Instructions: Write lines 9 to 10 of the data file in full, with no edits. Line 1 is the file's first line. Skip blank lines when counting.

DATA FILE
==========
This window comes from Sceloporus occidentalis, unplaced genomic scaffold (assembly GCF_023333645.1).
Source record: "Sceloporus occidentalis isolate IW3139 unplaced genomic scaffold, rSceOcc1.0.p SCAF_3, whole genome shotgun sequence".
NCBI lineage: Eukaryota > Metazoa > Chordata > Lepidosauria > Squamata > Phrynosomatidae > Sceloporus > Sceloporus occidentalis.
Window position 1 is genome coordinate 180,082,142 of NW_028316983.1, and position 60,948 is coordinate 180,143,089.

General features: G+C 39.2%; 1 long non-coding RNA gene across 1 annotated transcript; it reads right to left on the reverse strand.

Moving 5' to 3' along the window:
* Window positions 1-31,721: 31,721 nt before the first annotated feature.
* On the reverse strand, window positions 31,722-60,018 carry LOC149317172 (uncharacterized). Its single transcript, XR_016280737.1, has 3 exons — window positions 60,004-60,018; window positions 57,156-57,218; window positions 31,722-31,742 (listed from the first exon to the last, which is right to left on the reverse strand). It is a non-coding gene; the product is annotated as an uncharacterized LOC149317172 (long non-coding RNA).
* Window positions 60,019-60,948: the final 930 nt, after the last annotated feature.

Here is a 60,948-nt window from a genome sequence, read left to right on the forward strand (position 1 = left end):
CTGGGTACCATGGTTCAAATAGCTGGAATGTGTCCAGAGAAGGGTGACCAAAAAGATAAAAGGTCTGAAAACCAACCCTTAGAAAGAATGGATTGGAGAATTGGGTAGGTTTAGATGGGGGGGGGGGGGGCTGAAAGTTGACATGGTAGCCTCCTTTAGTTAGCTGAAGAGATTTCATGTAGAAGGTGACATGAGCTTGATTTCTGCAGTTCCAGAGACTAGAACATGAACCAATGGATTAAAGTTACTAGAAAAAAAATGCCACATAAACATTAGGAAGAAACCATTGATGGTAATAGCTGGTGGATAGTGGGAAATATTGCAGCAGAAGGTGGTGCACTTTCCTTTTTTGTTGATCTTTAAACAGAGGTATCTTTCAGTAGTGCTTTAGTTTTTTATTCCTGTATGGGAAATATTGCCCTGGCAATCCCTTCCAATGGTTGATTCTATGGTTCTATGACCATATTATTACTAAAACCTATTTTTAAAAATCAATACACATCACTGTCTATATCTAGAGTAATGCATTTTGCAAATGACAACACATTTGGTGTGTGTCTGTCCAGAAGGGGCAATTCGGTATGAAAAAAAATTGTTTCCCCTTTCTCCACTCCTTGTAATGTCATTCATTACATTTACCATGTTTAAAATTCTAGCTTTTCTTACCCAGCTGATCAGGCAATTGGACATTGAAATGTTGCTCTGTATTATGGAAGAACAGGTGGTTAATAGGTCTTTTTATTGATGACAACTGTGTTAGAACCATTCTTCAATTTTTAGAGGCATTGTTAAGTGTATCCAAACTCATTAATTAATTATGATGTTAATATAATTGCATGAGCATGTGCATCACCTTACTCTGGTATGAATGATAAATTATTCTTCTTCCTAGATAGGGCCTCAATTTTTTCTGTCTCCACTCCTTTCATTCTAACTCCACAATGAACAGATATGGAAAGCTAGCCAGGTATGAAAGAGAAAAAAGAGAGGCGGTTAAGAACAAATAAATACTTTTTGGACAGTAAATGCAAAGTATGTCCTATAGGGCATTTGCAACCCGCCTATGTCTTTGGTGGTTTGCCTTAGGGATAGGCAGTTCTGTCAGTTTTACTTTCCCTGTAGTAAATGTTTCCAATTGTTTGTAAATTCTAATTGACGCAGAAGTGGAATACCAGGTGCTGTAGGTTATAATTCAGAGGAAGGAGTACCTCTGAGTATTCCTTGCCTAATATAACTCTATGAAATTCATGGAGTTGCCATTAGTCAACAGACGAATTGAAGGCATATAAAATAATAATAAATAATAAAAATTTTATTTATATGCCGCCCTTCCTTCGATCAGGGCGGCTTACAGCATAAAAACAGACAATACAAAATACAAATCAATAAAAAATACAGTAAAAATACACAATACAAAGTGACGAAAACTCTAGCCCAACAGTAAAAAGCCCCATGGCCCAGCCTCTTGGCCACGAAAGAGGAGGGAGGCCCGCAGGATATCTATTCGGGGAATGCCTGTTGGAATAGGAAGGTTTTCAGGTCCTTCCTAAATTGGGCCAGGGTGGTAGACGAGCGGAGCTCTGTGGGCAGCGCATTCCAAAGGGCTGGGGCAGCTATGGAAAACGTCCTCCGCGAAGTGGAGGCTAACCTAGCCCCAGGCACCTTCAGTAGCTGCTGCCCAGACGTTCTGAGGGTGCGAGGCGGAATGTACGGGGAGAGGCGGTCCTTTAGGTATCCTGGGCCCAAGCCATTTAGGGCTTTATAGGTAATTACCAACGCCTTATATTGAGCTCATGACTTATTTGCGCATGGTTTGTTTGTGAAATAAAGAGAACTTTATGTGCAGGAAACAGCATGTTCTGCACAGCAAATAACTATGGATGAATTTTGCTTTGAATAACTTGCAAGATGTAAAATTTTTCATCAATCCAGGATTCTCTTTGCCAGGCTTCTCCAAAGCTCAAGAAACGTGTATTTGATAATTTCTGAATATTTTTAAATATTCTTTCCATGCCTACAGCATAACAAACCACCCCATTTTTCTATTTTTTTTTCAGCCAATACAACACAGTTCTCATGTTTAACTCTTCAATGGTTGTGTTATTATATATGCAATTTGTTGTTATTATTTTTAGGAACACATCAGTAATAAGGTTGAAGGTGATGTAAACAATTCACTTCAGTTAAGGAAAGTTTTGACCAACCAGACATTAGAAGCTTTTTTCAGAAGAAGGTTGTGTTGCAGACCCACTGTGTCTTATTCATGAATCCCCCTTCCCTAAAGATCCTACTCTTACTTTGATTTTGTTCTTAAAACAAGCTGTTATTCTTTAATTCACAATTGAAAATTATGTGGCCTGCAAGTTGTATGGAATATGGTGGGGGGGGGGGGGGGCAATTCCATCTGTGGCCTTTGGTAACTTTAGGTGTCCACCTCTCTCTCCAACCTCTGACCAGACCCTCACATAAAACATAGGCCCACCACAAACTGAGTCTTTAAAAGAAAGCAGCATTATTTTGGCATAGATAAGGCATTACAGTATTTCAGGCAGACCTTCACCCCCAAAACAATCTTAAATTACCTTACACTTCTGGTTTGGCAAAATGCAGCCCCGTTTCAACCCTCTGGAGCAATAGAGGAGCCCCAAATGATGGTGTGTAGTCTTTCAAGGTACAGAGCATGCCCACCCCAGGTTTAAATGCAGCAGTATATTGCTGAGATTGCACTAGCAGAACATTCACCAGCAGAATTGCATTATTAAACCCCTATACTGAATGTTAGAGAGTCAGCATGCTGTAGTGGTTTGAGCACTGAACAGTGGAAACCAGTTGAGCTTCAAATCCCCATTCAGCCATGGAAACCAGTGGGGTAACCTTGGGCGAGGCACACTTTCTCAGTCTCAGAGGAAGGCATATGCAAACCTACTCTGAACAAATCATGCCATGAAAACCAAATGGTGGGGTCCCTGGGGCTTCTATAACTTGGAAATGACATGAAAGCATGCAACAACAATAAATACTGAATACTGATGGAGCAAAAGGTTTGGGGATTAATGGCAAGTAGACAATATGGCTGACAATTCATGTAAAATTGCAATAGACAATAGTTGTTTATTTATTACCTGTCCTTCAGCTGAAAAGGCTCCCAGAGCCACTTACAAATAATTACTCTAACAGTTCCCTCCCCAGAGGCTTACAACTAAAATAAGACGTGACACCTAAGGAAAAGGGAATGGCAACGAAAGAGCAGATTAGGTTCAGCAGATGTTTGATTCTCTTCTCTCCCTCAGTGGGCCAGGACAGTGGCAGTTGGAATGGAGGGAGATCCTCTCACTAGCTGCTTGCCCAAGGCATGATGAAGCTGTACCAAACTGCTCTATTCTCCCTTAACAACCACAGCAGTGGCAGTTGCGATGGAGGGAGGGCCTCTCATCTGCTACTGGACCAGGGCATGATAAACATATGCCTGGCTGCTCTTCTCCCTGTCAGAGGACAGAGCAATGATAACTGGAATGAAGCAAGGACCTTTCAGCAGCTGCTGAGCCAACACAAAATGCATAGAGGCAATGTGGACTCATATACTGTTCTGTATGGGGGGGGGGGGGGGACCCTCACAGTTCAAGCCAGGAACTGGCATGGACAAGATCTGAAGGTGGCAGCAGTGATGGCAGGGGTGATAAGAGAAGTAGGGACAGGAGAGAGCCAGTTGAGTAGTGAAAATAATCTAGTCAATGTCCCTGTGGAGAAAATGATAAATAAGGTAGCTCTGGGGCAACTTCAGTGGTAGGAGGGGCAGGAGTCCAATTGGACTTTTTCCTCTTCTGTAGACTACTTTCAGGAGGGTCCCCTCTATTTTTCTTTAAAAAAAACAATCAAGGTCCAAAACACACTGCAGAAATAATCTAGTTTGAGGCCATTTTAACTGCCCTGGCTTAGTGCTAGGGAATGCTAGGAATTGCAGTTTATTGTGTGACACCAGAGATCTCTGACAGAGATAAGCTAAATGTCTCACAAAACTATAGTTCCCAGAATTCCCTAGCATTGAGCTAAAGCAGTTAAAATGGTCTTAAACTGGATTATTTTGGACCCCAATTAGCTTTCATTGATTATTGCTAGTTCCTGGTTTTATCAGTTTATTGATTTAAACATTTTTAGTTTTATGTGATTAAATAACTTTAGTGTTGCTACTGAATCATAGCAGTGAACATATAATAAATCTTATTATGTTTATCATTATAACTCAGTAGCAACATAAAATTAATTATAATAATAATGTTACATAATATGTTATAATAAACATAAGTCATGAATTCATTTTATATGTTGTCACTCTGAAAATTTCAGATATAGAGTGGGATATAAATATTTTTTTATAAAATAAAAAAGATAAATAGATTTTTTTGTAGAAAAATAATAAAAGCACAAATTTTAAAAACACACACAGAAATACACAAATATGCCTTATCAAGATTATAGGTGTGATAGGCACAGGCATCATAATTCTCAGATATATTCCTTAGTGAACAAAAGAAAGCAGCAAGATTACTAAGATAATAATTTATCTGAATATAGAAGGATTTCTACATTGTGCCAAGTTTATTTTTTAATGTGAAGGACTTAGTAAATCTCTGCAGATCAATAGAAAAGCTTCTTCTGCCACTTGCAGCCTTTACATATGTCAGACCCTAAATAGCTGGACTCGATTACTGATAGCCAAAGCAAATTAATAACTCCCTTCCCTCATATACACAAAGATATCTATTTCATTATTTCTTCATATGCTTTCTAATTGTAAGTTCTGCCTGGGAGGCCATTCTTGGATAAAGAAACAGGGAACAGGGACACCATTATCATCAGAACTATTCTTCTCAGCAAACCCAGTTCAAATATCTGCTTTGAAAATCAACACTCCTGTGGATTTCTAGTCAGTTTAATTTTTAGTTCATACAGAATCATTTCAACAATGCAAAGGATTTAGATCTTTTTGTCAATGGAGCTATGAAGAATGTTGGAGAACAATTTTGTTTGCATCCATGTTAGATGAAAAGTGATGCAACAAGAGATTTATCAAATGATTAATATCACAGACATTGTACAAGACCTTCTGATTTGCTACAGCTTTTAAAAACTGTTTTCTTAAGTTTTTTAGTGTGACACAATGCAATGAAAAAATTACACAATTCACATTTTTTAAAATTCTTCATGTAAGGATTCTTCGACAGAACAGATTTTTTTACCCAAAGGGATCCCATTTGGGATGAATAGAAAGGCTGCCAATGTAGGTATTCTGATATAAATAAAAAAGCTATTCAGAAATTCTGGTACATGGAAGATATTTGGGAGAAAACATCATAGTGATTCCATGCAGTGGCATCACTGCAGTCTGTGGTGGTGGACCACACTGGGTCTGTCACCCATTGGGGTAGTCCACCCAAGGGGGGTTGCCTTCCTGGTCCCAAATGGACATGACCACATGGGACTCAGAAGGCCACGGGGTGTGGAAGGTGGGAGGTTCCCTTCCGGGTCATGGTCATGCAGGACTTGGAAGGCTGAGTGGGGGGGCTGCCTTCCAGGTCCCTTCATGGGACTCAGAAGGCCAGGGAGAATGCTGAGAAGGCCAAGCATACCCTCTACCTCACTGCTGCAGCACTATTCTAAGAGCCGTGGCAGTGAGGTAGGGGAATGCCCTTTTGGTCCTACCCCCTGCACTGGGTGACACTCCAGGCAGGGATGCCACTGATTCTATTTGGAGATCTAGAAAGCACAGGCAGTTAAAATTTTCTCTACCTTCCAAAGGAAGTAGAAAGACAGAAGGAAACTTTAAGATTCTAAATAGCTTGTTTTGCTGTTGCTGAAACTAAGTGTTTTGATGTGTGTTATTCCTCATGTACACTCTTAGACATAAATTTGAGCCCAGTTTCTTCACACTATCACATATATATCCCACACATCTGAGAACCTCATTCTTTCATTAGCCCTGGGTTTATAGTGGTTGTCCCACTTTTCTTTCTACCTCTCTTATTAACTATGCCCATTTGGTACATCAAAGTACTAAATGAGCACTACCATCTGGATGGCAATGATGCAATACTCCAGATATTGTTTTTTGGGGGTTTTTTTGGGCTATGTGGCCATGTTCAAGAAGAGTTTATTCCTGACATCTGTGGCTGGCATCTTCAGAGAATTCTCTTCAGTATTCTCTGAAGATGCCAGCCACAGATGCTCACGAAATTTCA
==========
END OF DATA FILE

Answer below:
* Window positions 60,019-60,948: the final 930 nt, after the last annotated feature.

Here is a 60,948-nt window from a genome sequence, read left to right on the forward strand (position 1 = left end):